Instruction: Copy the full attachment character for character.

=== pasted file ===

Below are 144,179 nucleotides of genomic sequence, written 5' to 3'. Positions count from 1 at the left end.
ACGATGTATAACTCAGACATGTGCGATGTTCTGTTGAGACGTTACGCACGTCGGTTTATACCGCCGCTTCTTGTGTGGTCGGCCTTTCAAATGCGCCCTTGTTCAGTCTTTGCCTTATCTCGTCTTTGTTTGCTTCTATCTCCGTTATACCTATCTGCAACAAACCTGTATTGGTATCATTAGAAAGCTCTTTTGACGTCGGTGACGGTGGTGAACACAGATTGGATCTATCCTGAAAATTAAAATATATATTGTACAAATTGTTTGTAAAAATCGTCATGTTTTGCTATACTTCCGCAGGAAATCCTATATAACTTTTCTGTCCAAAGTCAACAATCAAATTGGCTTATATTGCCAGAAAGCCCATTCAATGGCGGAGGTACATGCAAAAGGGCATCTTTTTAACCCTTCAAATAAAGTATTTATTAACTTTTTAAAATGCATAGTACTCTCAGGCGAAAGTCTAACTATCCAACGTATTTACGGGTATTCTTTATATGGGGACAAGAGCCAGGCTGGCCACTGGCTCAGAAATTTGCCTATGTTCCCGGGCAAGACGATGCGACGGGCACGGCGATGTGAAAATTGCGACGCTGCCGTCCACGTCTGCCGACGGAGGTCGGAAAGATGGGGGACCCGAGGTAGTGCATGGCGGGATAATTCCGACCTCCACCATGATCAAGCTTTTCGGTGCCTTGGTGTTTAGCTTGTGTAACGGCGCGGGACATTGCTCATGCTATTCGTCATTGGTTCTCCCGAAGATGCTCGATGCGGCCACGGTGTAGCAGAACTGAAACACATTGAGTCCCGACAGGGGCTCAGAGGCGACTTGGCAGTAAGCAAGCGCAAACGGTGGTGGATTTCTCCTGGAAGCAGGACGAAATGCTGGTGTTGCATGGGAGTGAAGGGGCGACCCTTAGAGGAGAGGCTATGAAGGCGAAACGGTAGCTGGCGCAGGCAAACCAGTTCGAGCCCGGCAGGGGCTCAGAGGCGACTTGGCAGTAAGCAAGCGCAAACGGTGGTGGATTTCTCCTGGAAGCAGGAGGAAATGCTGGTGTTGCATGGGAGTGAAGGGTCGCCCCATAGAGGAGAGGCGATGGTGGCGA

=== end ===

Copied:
Below are 144,179 nucleotides of genomic sequence, written 5' to 3'. Positions count from 1 at the left end.
ACGATGTATAACTCAGACATGTGCGATGTTCTGTTGAGACGTTACGCACGTCGGTTTATACCGCCGCTTCTTGTGTGGTCGGCCTTTCAAATGCGCCCTTGTTCAGTCTTTGCCTTATCTCGTCTTTGTTTGCTTCTATCTCCGTTATACCTATCTGCAACAAACCTGTATTGGTATCATTAGAAAGCTCTTTTGACGTCGGTGACGGTGGTGAACACAGATTGGATCTATCCTGAAAATTAAAATATATATTGTACAAATTGTTTGTAAAAATCGTCATGTTTTGCTATACTTCCGCAGGAAATCCTATATAACTTTTCTGTCCAAAGTCAACAATCAAATTGGCTTATATTGCCAGAAAGCCCATTCAATGGCGGAGGTACATGCAAAAGGGCATCTTTTTAACCCTTCAAATAAAGTATTTATTAACTTTTTAAAATGCATAGTACTCTCAGGCGAAAGTCTAACTATCCAACGTATTTACGGGTATTCTTTATATGGGGACAAGAGCCAGGCTGGCCACTGGCTCAGAAATTTGCCTATGTTCCCGGGCAAGACGATGCGACGGGCACGGCGATGTGAAAATTGCGACGCTGCCGTCCACGTCTGCCGACGGAGGTCGGAAAGATGGGGGACCCGAGGTAGTGCATGGCGGGATAATTCCGACCTCCACCATGATCAAGCTTTTCGGTGCCTTGGTGTTTAGCTTGTGTAACGGCGCGGGACATTGCTCATGCTATTCGTCATTGGTTCTCCCGAAGATGCTCGATGCGGCCACGGTGTAGCAGAACTGAAACACATTGAGTCCCGACAGGGGCTCAGAGGCGACTTGGCAGTAAGCAAGCGCAAACGGTGGTGGATTTCTCCTGGAAGCAGGACGAAATGCTGGTGTTGCATGGGAGTGAAGGGGCGACCCTTAGAGGAGAGGCTATGAAGGCGAAACGGTAGCTGGCGCAGGCAAACCAGTTCGAGCCCGGCAGGGGCTCAGAGGCGACTTGGCAGTAAGCAAGCGCAAACGGTGGTGGATTTCTCCTGGAAGCAGGAGGAAATGCTGGTGTTGCATGGGAGTGAAGGGTCGCCCCATAGAGGAGAGGCGATGGTGGCGA